Recently, I was able to get out on the paintball field with friends for several hours of recreational fun. Here’s what I absolutely love about weekends like this besides the fact I get to play; there is no expectation save one – have a good time. I get to cut up with my friends and play ball. It always reminds me of why I started playing this sport in the first place. The sheer fun and joy one finds playing paintball with your friends. Sure, the competitiveness and excitement of the sport were aspects that drew me to the game but the comradery within those aspects is what has ultimately kept me in the game. Us against them and no matter what happens, we would still win out because, well… we were us and they were them.
I wasn’t there to coach, teach, help (this always happens anyway), or scout new talent (although I do keep an eye on certain players development and take notice of newer players who show promise), run a practice, learn a layout, or drill. Nope, I was there to have fun with my friends. Don’t get me wrong, I enjoy doing all those things. And it doesn’t mean if I am asked for help that I won’t. As a matter of fact, I am happy to do so. I am opinionated after all (and that’s all it is, my opinion – my personal view on something). But something my friends constantly rag me about is this; when I am at the field where the goal is to play and have fun, I need to focus on THAT. Unfortunately, I can’t help myself sometimes when I see something that could help someone improve. I want to help. This is not ego. This is genuine interest in helping those who enjoy the game get better at it.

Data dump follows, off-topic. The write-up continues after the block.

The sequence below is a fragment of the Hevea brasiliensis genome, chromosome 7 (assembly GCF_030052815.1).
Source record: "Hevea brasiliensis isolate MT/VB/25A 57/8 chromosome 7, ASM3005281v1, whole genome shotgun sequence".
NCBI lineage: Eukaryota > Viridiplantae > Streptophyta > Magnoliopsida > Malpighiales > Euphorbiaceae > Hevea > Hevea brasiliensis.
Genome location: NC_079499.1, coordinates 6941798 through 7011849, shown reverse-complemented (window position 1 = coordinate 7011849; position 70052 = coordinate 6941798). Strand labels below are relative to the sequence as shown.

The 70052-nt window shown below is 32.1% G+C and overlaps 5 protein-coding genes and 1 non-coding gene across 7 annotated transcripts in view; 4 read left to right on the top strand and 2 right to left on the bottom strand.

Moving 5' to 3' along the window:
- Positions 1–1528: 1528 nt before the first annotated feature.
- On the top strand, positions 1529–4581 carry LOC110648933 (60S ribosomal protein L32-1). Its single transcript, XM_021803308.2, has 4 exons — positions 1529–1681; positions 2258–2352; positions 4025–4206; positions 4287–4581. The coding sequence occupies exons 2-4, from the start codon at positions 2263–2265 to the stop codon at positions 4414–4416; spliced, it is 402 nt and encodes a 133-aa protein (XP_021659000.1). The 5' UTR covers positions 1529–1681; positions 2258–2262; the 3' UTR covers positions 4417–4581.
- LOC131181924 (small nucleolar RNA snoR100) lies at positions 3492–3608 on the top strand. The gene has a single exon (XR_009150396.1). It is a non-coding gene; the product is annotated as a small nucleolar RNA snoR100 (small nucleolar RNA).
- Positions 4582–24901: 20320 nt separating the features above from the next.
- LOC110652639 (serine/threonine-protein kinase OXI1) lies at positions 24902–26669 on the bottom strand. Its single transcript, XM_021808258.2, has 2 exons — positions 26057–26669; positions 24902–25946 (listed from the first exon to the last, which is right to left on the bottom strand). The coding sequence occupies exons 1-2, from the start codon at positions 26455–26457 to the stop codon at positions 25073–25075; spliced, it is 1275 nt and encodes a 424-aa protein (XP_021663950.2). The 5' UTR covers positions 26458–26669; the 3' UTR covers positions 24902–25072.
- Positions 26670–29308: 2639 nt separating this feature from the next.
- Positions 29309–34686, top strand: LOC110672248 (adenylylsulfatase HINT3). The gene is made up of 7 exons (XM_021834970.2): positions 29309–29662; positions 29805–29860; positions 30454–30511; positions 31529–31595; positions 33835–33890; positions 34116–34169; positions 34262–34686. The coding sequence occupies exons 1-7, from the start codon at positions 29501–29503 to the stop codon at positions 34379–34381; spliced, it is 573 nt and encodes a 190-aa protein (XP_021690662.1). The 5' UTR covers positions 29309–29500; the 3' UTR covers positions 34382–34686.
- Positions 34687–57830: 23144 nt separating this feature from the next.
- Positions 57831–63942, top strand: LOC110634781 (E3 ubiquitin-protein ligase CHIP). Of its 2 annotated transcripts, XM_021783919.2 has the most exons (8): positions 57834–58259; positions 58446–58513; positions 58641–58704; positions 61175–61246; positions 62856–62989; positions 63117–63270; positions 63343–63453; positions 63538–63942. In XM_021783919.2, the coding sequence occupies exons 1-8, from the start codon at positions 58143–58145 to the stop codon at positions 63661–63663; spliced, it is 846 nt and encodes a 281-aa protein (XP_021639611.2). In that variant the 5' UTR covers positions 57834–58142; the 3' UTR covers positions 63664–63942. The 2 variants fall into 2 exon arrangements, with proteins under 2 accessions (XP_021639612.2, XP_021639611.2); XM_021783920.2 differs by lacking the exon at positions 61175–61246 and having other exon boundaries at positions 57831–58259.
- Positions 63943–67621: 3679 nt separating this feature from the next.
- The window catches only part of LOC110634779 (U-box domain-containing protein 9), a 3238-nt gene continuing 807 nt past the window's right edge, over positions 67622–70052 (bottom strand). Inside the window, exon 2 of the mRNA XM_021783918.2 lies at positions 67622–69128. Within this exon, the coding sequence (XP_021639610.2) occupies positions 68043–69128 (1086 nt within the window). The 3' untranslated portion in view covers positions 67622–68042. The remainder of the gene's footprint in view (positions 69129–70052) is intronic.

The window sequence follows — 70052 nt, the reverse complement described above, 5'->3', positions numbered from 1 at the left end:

This weekend was more of the same I’m afraid. I sincerely tried to stay mission focused which was having fun. But I did find myself helping on a few fronts. However, I still had a great time!
Interestingly enough, my friends and I chose to have fun during a layout weekend for the upcoming SPL (Social Paintball League). A few teams had shown up to run points in preparation for the event happening the 9th and 10th of April at Big Indian Paintball in Perry Georgia (this past weekend at the time of this writing).
*Zen note – Big shout out to the two teams who were at this practice and focused on the event. My boys on I-75 and Dangerous Toys. The I75 crew won their division in both 3 man and 5 man and the Dangerous Toys placed both 2nd and 3rd in the D6 3 man division!
Our plan was simple. Step out on the field and play against competitive teams even though we hadn’t played together much at all in the last few years. We told ourselves, nothing matters, go forward, attack! and have fun. And we did. It was a blast and we laughed a lot.
But, as usual, I noticed some things and felt inspired to comment on them this month. Three things actually: